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Iran's Top Envoy Says He Expects 'New Ideas' From EU Official on Nuclear Issue

Iran's top nuclear envoy said Wednesday he expected "new ideas" from a senior EU official at talks on resolving the deadlock between Tehran's refusal to freeze its uranium enrichment program and U.N Security Council demands that it do so.

"There are supposed to be new ideas introduced, and that's why we are here," Ali Larijani told reporters ahead of a meeting with Javier Solana, the European Union's senior foreign policy official. He added, however, that he was "not aware of the (specific) supposed initiatives to be made."

His remarks suggested that Solana — representing the United States, Russia, China, Britain, France and Germany — might be coming to the table with a new formulation on the demanded enrichment freeze.

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On the eve of Wednesday's talks, foreign government officials told The Associated Press that the six powers may be willing to allow Iran to keep some of its uranium enrichment program intact instead of demanding it be completely dismantled.

Solana, on arrival, refused to be drawn.

"I am always hopeful," he said. "I am an optimistic person by nature."

Recognizing that Iran would never accept a complete freeze, the powers are considering "a new definition of enrichment," one diplomat said, that could allow Iran to keep some of its program intact without actually producing enriched uranium.

State Department spokesman Sean McCormack denied that the United States was "considering any proposals that would allow the Iranians to retain any enrichment-related activities."

But another U.S. official, who spoke on condition of anonymity, suggested there was potentially more flexibility in Washington's position than previously.

"We purposely left open the possibility that direct talks could happen by being a little less committed to the requirements to have a meeting," said the official. He alluded to previous demands of an all-encompassing freeze on all enrichment related activities.

Iran is running more than 1,300 centrifuge machines at its underground facility at Natanz. Its ultimate goal is to run 50,000 centrifuges a year, enough to churn out material for a network of nuclear power generators — or a full-scale nuclear weapons program.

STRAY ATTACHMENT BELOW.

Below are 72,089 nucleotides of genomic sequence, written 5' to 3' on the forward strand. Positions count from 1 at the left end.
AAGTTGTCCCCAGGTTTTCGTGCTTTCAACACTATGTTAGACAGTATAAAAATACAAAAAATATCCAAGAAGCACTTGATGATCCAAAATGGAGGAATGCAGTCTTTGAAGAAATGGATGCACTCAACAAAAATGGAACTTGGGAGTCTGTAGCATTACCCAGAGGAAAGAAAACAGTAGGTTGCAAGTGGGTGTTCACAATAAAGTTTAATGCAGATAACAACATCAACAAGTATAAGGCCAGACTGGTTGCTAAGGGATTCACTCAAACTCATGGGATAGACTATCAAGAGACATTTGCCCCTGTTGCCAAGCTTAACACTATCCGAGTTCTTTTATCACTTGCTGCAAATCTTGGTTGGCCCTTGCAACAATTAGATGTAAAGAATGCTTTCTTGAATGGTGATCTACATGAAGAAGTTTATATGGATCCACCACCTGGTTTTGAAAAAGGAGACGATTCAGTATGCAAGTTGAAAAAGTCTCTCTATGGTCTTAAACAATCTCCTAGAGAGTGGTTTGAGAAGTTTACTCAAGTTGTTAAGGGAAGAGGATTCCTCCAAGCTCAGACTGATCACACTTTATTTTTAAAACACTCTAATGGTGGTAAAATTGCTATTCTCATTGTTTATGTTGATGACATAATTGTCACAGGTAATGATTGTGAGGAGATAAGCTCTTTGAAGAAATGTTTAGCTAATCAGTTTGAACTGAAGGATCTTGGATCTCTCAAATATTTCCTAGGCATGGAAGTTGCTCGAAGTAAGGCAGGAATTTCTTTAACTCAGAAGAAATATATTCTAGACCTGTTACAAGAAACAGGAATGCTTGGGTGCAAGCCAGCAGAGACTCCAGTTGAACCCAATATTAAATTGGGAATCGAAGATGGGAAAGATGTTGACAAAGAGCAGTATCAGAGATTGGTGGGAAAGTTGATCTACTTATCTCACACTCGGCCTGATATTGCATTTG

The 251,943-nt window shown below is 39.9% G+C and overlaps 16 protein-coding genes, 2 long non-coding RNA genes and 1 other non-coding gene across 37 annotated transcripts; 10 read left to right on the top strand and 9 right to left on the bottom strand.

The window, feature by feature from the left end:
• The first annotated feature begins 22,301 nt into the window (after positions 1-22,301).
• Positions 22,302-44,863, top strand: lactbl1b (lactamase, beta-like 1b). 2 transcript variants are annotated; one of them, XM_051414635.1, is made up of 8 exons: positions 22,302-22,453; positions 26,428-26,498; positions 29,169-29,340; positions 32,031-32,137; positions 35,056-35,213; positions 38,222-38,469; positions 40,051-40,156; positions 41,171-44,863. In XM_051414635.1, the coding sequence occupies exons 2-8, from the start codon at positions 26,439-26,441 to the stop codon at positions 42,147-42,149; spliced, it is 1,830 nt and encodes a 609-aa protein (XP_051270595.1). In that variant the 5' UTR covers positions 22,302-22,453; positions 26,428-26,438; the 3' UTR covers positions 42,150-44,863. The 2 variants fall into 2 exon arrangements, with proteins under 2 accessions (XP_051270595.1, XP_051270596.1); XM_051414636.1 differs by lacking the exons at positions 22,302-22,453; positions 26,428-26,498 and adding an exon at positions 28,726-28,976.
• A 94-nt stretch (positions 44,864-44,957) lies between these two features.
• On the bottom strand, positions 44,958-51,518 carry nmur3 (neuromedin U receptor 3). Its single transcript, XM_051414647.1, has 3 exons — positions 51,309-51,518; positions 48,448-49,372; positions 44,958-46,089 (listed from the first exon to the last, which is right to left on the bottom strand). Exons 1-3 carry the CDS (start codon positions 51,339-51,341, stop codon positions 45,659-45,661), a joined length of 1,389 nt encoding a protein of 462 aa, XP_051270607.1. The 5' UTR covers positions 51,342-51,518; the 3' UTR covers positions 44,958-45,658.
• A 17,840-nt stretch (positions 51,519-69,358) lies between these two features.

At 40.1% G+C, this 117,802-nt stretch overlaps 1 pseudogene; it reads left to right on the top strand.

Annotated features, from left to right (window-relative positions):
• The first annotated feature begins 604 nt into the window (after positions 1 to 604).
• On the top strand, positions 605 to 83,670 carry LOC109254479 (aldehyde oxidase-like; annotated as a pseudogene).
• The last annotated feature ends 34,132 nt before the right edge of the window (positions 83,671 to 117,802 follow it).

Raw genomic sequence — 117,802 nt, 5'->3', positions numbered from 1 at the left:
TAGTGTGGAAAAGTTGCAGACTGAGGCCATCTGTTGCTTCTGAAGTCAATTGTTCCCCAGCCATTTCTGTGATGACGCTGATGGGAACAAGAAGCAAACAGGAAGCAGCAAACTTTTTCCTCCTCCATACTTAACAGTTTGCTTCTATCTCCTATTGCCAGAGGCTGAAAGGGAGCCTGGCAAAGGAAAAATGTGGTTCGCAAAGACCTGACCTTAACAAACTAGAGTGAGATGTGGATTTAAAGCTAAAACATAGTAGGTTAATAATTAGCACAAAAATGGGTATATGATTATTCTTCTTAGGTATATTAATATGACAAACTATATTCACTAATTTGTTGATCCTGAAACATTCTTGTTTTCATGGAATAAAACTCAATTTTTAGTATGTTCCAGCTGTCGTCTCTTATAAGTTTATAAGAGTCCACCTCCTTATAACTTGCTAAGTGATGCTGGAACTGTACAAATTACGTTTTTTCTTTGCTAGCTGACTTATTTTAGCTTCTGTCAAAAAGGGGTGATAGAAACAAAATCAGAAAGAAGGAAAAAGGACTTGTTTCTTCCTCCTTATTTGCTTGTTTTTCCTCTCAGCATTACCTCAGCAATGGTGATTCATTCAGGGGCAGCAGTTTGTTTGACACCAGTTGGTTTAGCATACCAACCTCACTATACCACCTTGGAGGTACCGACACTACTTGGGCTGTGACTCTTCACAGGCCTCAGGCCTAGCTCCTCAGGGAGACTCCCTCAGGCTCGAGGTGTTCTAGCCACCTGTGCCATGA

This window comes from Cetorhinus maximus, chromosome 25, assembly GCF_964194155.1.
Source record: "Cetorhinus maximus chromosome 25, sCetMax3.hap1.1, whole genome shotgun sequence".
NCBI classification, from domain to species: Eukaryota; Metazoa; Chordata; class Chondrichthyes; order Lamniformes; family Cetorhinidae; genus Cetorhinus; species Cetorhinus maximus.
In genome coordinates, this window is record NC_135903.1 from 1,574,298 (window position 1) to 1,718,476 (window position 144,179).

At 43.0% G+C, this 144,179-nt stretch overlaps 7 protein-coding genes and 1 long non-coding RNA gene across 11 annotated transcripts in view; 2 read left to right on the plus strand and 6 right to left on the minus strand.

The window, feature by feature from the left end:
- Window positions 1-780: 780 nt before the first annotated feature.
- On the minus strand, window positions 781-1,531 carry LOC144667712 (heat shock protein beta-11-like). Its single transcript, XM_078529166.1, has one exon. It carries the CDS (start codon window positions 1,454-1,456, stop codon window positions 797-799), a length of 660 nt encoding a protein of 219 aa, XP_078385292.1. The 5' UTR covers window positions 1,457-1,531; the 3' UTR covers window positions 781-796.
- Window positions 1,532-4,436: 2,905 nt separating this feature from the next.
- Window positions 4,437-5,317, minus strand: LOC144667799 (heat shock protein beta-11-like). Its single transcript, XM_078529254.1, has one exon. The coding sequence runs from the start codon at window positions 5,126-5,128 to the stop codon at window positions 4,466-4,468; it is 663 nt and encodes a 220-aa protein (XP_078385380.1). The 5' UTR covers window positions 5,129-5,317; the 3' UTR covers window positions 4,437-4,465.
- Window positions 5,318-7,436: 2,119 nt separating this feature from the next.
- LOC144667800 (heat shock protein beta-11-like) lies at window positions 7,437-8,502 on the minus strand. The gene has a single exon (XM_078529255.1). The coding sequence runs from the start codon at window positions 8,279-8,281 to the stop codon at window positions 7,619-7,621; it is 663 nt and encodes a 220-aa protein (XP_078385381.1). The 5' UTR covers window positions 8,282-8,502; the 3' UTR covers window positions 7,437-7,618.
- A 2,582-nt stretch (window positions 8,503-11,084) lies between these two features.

The United States might accept allowing a set number of centrifuges to remain standing and assembled in series but not running, a diplomat said. Iran, he said, would likely push for keeping the machines operating, if not producing enriched uranium.

The six powers also want to reduce assembled and hooked-up centrifuges to less than 1,000.

A European official said hopes were that both sides could agree on at least "a different definition of suspension that we can work with."

The officials — some of them diplomats, others based in their capitals — spoke on condition of anonymity because they were discussing confidential information.

With agreement to strive for a new definition of enrichment, Larijani and Solana may be able to sidestep a deadlock that for months has thwarted the resumption of negotiations over Iran's nuclear program, said the officials, who were familiar with the discussions with Iran or specialized in nonproliferation issues.

Iran's defiance of a U.N. Security Council demand to suspend all activities linked to enrichment — a possible pathway to nuclear arms — has led to two sets of sanctions against the country, the latest last month.

Iran argues the sanctions are illegal, noting it has the right to enrich uranium to generate nuclear power under the Nuclear Nonproliferation Treaty. Iranian officials say nuclear power is the only purpose of their program, rejecting suspicions that they ultimately want weapons-grade uranium for the fissile core of nuclear warheads.

But the United States and others say past suspicious nuclear activities, including a program Iran kept secret for nearly two decades, set the country apart from others that have endorsed the treaty.

The last face-to-face talks between Solana and Larijani were more than six months ago, and foundered over the same issue. Solana, representing the six powers, demanded that Iran dismantle not only fledging enrichment efforts but all linked aspects, including assembling centrifuges for enrichment and facilities to house such plants. Iran refused.

Negotiations between Iran and the three European nations broke down last year when the Iranian government refused to suspend enrichment in exchange for a package of economic and political inducements, including help in developing a peaceful nuclear program.

One of the diplomats said recognition by the United States and its allies that Iran would never accept their earlier demand of a full freeze dictated a decision to contemplate "a new definition of enrichment" that would allow Tehran to keep some of its program intact without actually turning out enriched material.

No firm agreement was expected Wednesday. Solana would have to report back to the six capitals he is representing, while Larijani would need to have any deal cleared with the Iranian government.